Larry Banman – Leadership is best illustrated by example
April 23, 2010
In the 15 years I worked in the newspaper business and the subsequent three years of freelance writing, my favorite assignments have always been writing about people who have won awards like, “Citizen of the Year” or “Pioneer of the Year.”
News stories are basically divided into two types: hard news and soft news. According to the Media News Network, hard news generally refers to up-to-the minute news and events that are reported immediately, while soft news is background information or human-interest stories. Politics, war economics and crime are generally considered hard news, while arts entertainment and lifestyles were considered soft news.
That line does get fuzzy from time to time. Celebrities like Tiger Woods would probably rather not see their personal lives become the subject of hard news stories. I also found a difference of opinion over something like the results of a fifth-grade science fair. To many that would be a human-interest story, but more than one parent might insist that a first-place finish by their child warranted front-page, above-the-fold coverage.
Reporting on hard news often means reporting things that are unpleasant and controversial. I was once accosted by an individual who insisted that my only purpose in life was to make a living off of other peoples’ misfortune. My guiding principal through the years when I was making editorial decisions was to present an accurate snapshot of the community for that particular week. I found that the most consistently used source of information for historical reference was the newspaper. I rarely went more than a week without fielding some request to research an event or person. I wanted a person to be able to pick up an issue of the Middle Park Times from the first week in March 1991 and feel like they had been transported to that time and place. I didn’t enjoy reporting on death, on tragedy, on misfortune – but I believed that was the responsibility of the position I had been given.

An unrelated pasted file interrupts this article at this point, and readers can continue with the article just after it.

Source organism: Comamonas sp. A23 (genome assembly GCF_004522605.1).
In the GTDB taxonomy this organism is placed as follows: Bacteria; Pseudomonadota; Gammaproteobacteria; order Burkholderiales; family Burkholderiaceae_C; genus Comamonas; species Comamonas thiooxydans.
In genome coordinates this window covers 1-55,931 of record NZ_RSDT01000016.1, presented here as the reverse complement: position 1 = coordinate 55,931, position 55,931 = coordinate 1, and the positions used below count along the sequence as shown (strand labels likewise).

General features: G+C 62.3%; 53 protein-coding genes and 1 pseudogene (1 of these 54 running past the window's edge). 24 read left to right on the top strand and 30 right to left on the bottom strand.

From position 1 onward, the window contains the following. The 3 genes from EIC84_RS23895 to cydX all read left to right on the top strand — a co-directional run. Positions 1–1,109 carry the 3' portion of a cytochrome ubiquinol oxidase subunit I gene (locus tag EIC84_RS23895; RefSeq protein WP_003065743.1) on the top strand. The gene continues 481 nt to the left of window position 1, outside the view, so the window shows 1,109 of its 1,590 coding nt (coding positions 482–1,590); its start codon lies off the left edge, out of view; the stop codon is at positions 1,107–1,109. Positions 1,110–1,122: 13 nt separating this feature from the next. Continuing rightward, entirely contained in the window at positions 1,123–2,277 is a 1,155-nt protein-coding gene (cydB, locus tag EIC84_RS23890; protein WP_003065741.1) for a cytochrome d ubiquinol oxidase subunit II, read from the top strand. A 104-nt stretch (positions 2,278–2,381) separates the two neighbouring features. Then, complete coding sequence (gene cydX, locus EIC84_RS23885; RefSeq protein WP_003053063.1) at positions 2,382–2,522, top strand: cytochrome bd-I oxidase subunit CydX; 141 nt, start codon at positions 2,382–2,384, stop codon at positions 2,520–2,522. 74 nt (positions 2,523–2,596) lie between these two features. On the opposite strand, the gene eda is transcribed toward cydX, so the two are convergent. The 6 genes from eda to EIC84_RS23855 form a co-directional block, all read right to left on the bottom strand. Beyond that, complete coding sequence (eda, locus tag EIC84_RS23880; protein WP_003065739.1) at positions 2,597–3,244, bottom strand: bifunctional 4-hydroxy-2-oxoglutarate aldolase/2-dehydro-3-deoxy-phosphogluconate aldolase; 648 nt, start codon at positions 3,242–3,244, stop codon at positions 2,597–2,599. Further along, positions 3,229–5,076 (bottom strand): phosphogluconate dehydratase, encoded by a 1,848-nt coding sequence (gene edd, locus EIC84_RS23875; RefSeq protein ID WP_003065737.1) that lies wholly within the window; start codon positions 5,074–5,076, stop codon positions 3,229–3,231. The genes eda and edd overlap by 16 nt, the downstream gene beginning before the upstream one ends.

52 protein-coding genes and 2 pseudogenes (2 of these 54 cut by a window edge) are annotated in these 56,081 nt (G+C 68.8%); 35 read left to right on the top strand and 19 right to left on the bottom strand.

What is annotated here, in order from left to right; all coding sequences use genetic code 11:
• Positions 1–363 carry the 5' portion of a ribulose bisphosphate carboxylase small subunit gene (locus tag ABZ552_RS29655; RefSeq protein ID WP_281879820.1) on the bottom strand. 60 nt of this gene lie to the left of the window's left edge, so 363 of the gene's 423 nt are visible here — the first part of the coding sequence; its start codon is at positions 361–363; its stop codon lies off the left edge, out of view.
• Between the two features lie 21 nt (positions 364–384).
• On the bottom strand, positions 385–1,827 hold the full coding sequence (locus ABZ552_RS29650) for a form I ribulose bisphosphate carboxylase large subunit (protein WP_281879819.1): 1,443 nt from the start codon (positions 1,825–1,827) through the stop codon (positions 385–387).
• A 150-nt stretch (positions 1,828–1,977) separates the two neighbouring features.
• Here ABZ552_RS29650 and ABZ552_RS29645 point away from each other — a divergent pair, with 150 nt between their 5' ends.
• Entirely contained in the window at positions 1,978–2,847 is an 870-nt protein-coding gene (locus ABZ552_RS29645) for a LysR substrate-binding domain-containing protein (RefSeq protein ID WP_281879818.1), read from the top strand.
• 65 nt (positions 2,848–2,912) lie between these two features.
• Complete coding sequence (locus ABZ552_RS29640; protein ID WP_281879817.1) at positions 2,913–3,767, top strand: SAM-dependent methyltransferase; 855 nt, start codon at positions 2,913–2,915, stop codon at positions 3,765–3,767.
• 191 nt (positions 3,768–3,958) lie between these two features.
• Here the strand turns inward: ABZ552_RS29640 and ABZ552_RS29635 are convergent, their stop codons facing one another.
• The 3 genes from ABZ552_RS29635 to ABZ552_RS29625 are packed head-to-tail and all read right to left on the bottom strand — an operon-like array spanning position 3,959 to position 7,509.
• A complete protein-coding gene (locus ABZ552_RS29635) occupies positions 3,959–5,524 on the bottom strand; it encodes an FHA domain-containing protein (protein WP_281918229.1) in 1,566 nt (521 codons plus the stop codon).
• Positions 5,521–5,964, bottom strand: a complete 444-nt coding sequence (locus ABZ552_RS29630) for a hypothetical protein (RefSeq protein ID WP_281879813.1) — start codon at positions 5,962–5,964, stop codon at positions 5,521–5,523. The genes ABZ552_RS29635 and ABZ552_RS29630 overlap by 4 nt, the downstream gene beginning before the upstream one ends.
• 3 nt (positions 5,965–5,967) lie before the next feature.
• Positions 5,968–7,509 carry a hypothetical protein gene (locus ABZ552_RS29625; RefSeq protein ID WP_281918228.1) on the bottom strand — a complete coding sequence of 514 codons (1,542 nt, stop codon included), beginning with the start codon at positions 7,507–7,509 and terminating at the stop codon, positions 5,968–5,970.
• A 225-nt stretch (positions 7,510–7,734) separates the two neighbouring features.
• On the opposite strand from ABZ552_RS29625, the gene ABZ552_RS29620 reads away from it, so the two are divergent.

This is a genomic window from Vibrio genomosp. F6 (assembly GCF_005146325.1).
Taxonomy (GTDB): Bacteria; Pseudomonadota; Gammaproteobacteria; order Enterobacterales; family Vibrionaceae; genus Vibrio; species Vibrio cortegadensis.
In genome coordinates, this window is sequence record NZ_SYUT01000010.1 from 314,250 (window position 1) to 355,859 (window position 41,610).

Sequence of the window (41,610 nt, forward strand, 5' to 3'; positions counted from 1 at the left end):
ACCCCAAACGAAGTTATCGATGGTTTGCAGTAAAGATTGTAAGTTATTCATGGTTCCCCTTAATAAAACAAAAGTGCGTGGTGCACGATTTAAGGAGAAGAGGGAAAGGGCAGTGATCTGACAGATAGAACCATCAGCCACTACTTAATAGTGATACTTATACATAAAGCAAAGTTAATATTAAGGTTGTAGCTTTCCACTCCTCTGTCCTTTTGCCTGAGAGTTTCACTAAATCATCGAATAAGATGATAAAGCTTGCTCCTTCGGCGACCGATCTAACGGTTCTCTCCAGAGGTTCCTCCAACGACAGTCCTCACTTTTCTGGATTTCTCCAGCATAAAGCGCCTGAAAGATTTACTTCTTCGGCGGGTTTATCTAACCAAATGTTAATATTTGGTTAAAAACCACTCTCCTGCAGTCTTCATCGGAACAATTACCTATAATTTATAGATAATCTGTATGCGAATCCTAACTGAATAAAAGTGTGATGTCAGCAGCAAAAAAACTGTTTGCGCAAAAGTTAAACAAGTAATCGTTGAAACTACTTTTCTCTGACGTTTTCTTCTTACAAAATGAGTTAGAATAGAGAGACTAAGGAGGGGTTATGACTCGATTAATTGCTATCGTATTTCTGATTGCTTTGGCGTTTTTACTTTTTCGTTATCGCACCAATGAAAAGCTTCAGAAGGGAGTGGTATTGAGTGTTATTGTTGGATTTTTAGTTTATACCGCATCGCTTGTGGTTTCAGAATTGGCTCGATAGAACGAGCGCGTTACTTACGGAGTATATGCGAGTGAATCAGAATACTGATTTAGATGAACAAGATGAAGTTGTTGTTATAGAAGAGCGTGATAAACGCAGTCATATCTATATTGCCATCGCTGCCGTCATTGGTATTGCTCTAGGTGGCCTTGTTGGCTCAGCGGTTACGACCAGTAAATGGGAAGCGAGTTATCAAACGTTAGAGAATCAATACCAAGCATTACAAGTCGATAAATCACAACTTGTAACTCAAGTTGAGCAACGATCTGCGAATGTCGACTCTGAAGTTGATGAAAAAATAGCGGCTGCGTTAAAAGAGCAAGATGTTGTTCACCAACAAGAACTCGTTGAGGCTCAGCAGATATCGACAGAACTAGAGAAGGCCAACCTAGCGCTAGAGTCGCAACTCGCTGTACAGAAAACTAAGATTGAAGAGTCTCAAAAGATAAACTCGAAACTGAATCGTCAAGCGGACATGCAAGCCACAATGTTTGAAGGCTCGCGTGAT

Soft news is a part of that picture. It portrays the people from that particular time and place. That is why I like community newspapers like the Sky-Hi News. By definition, community newspapers are an integral part of the community. The staff at a local paper includes the same people you are likely to meet in the grocery store, the movie theater, the bowling alley and the local school district accountability committee meeting. That familiarity adds a depth and breadth to a story that is impossible to duplicate by a commentator or reporter who drops in for a 20-minute cameo. It often irritates me to listen to a reporter who volunteers for 15 minutes in a soup kitchen and talks about “connecting” with the people who will be doing that job every day for the next 15 years.
That is the essence of why I like to tell a story about people like Mike and Susan Ritschard. They were honored last week by the West Grand Community Educational Foundation as the “Citizens of the Year” for 2010. I have rolled up my shirtsleeves and worked on tough issues with both Mike and Susan. I know their involvement, passion and commitment to their community is genuine.
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The same can be said for the numerous Citizens and Pioneers of the Year that I have had the pleasure of interviewing for the past 18 years. That holds true for those individuals that have been honored from all over Grand and Summit counties.
I love to hear the stories from the people who have spent a great deal of time and effort in making a life for themselves and their family as well as working to make their community a better place in which to live. Those with that type of background also seem to have a sense of humility and perspective that I find refreshing. I always find myself revived after talking to those who have paved the way for a world that I now enjoy. I renews my faith in the human spirit.
Congratulations to Mike and Susan for a reward well deserved. Thank you for your belief in making things better by getting involved. You truly walk the talk. I hope I have the opportunity to write many more stories about people just like you.
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